What we eat and how farmers grow our food has a surprisingly big impact on our climate and the environment. Tomorrow’s Table
is a book I read a few years ago that offers a window into the lives of a geneticist and organic farmer trying to increase yields on their farm using new kinds of seeds and innovative growing techniques.
As the world population increases and global demand for meat and dairy products continues to rise, innovative companies are discovering new ways to use grains and plants to make high-protein foods that also taste good. We also need to find better ways to increase food production by using new seed innovations and organic gardening techniques. Tomorrow’s Table
explores how one couple uses ecologically responsible farming practices to boost yields on their organic farm.
Original posted date: 3/8/2010
While traveling last week to Antarctica, I had a chance to read a book recommended by our foundation’s agricultural development group, Tomorrow's Table: Organic Farming, Genetics, and the Future of Food by Pamela Ronald and Raoul Adamchak.
This is an important book for anyone who wants to learn about the science of seeds and the challenges faced by farmers. It’s only 167 pages, and includes personal stories that give you a sense of the authors as people and how strongly they feel about farming, food and the environment. I think anyone who reads this book will be convinced of the authors’ sincerity and intelligence – even if, like me, you never try any of the cool-sounding recipes.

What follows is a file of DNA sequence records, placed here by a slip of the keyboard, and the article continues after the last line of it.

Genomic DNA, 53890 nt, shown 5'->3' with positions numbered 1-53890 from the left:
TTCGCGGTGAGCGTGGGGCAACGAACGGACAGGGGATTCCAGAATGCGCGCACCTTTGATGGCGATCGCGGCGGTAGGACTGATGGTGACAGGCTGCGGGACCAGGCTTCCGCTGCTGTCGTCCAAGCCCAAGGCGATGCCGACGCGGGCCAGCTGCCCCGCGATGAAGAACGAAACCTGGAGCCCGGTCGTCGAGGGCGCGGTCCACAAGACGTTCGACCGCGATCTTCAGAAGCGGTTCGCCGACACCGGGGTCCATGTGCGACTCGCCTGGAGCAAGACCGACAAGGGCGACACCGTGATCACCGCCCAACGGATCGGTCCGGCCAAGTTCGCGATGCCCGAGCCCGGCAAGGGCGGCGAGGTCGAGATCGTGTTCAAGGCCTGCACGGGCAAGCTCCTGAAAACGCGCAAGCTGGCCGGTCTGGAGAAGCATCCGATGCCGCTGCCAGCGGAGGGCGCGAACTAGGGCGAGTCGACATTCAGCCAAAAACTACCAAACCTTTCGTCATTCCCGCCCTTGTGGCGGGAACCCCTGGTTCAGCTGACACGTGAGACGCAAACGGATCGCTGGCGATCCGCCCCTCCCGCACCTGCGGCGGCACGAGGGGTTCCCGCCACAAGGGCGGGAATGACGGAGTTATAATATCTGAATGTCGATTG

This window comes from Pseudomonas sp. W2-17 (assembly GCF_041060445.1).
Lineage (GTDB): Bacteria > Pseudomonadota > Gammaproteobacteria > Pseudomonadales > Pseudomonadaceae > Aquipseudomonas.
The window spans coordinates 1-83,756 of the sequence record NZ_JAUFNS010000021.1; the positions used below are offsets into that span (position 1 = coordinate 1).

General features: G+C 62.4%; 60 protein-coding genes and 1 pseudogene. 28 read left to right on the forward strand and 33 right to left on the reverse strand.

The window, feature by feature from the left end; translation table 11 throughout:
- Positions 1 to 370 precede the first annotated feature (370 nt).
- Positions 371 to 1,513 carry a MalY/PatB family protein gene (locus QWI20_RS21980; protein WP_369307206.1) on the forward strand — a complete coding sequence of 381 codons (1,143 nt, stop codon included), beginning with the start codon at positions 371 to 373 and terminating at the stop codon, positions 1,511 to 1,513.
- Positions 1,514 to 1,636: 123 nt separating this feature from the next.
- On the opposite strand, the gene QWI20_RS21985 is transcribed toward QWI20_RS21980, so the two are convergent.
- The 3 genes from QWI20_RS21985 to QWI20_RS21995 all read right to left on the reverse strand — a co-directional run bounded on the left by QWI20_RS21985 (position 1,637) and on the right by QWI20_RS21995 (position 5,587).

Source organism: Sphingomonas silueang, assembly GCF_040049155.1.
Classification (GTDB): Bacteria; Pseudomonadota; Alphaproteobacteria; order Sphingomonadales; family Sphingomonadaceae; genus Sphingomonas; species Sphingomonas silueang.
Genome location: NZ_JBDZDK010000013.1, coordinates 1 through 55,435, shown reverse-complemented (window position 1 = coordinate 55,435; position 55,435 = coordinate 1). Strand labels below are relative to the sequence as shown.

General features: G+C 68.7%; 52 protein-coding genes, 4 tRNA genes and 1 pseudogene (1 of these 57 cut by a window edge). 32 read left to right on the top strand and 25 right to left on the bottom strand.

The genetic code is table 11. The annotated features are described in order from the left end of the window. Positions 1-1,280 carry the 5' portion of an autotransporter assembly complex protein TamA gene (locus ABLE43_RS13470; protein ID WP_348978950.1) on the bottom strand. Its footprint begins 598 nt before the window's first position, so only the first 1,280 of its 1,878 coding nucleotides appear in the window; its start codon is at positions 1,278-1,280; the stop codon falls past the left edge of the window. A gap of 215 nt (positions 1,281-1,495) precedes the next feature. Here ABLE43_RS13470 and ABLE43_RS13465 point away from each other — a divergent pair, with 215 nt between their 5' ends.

Whenever I read about farming, I’m reminded how tough it is. Between the weather, weeds, viruses, insects and other pests, farming is a constant struggle, always posing new challenges. A city boy like me can think of it as putting a seed in the ground and waiting for nice stuff to grow. Wrong.
Tomorrow’s Table is a real education on the many choices farmers today must make regarding seeds. It’s very good in explaining genetically engineered seed, how it’s used today (mostly to help plants fight off insects and tolerate herbicide) and how it will be used in the future (to increase disease resistance, drought tolerance, vitamin content and crop yields, for example). The book separates out clearly the issues of how to make sure new seeds are safe, how to price them and how to treat them as intellectual property.
I gained an understanding of the history of organic farming and learned about some of the very clever ways organic farmers control pests. Compared with conventional agriculture, many organic techniques can be more cost effective for poor farmers. I agree with the authors that we will need the best ideas from "organic" thinkers and from scientists – including genetic engineers – to feed the world and help the poorest.
Of course, there are more approaches available to farmers than just organic or biotech. Most of the world’s food is grown with conventional agricultural techniques such as improved seeds, fertilizer and irrigation. The trick is finding the best combination of all of these approaches.
I certainly recommend this book to people who are curious about the future of agriculture and the controversies around it. Many other food books exalt localism and tradition (i.e., lack of new science) as almost religious values. I think some go overboard with their negative views of modern farming, giving very little thought to the productivity increases that poor farmers need - and that the world needs - in order to feed itself, while coping with climate change and evolving threats from plant disease and pests.
I wish Tomorrow’s Table discussed the problem of underinvestment in agricultural research. But the authors’ personal involvement in what they do write about gives the book a note of deep sincerity. That may help get people who are skeptical or confused about new science, including biotechnology, to see that it has an important role to play.